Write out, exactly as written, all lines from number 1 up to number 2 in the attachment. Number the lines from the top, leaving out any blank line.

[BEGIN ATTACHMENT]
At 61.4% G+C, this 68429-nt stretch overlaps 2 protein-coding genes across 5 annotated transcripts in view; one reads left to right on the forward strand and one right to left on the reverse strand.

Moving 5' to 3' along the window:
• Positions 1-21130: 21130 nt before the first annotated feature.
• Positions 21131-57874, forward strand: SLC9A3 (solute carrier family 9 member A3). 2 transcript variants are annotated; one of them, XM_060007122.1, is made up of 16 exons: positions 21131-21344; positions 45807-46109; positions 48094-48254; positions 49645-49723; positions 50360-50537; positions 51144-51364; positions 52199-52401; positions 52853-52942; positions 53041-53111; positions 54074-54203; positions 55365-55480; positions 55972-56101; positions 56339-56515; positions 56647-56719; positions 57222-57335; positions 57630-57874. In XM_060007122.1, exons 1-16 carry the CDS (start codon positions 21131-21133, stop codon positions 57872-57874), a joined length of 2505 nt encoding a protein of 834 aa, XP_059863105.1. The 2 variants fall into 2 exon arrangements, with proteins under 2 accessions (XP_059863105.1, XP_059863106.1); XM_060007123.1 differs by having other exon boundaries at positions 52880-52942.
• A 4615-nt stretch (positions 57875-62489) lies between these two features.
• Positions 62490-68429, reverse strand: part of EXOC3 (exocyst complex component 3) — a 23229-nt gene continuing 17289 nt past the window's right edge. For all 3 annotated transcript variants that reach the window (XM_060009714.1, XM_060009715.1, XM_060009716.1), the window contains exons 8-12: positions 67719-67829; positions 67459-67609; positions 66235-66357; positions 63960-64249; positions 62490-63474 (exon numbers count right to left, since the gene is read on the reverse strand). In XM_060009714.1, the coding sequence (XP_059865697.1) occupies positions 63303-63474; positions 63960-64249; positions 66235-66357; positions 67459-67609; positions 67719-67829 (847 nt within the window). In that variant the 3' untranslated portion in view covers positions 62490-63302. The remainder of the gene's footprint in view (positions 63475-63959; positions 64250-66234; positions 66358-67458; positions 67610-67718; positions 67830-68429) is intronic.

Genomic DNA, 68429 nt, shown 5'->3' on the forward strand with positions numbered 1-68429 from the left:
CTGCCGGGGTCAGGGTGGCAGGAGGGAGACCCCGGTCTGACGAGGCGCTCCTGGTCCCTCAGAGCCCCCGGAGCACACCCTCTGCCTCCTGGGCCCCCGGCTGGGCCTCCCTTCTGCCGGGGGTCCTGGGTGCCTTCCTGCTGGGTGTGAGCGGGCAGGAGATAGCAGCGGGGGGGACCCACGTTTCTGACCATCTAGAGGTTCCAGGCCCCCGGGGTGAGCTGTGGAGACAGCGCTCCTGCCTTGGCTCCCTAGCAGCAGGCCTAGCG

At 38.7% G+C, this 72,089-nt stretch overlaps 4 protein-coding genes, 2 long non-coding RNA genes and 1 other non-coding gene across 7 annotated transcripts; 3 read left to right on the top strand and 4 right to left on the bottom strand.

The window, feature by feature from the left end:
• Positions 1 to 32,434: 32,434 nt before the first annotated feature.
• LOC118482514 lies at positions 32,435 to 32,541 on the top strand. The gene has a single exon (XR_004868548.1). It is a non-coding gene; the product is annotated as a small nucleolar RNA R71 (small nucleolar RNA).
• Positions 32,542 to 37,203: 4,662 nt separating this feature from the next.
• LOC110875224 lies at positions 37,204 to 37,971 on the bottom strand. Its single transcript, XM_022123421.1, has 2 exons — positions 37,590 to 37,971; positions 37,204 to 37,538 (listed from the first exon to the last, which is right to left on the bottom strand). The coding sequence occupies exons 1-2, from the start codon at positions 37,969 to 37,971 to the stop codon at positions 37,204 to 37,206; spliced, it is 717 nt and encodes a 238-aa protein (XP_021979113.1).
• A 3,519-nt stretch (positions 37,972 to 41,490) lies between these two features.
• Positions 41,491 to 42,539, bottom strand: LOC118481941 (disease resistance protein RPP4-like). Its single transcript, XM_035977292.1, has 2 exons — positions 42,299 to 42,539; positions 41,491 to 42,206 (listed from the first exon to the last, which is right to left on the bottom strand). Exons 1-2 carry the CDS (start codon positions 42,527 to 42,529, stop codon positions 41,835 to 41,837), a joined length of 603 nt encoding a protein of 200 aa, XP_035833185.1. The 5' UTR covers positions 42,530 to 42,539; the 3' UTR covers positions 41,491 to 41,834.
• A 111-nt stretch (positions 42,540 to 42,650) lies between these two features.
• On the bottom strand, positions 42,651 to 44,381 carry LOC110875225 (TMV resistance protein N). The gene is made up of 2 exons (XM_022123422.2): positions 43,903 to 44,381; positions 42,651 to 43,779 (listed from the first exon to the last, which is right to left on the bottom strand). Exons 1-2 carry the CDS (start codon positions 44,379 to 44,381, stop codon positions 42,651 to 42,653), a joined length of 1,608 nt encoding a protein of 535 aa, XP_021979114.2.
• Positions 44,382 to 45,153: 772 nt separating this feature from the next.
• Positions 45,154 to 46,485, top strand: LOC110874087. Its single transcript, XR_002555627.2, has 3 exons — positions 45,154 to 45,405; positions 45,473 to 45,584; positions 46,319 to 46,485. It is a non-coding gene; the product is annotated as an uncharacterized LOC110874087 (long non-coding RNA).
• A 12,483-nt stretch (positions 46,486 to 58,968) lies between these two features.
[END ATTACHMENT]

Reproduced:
At 61.4% G+C, this 68429-nt stretch overlaps 2 protein-coding genes across 5 annotated transcripts in view; one reads left to right on the forward strand and one right to left on the reverse strand.

Moving 5' to 3' along the window: